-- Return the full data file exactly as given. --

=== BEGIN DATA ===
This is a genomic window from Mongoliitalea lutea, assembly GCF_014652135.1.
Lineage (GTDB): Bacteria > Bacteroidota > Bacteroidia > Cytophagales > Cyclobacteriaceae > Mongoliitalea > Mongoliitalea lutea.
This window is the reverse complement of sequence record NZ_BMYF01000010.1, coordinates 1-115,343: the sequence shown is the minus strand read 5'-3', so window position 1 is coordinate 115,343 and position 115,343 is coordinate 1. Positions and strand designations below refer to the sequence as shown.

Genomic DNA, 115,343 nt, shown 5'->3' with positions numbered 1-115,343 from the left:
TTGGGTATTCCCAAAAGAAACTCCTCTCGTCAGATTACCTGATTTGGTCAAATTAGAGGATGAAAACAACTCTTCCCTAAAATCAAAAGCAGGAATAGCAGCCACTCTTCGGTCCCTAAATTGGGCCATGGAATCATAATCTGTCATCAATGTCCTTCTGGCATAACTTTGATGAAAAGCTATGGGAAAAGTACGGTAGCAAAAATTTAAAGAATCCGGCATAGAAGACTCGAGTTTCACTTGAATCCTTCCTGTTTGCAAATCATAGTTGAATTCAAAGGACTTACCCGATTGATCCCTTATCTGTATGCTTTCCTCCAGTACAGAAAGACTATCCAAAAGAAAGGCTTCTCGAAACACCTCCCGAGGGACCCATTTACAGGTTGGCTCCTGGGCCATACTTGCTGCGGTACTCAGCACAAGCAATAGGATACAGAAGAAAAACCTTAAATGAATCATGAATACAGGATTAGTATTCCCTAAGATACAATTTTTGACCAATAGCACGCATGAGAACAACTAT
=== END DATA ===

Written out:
This is a genomic window from Mongoliitalea lutea, assembly GCF_014652135.1.
Lineage (GTDB): Bacteria > Bacteroidota > Bacteroidia > Cytophagales > Cyclobacteriaceae > Mongoliitalea > Mongoliitalea lutea.
This window is the reverse complement of sequence record NZ_BMYF01000010.1, coordinates 1-115,343: the sequence shown is the minus strand read 5'-3', so window position 1 is coordinate 115,343 and position 115,343 is coordinate 1. Positions and strand designations below refer to the sequence as shown.

Genomic DNA, 115,343 nt, shown 5'->3' with positions numbered 1-115,343 from the left:
TTGGGTATTCCCAAAAGAAACTCCTCTCGTCAGATTACCTGATTTGGTCAAATTAGAGGATGAAAACAACTCTTCCCTAAAATCAAAAGCAGGAATAGCAGCCACTCTTCGGTCCCTAAATTGGGCCATGGAATCATAATCTGTCATCAATGTCCTTCTGGCATAACTTTGATGAAAAGCTATGGGAAAAGTACGGTAGCAAAAATTTAAAGAATCCGGCATAGAAGACTCGAGTTTCACTTGAATCCTTCCTGTTTGCAAATCATAGTTGAATTCAAAGGACTTACCCGATTGATCCCTTATCTGTATGCTTTCCTCCAGTACAGAAAGACTATCCAAAAGAAAGGCTTCTCGAAACACCTCCCGAGGGACCCATTTACAGGTTGGCTCCTGGGCCATACTTGCTGCGGTACTCAGCACAAGCAATAGGATACAGAAGAAAAACCTTAAATGAATCATGAATACAGGATTAGTATTCCCTAAGATACAATTTTTGACCAATAGCACGCATGAGAACAACTAT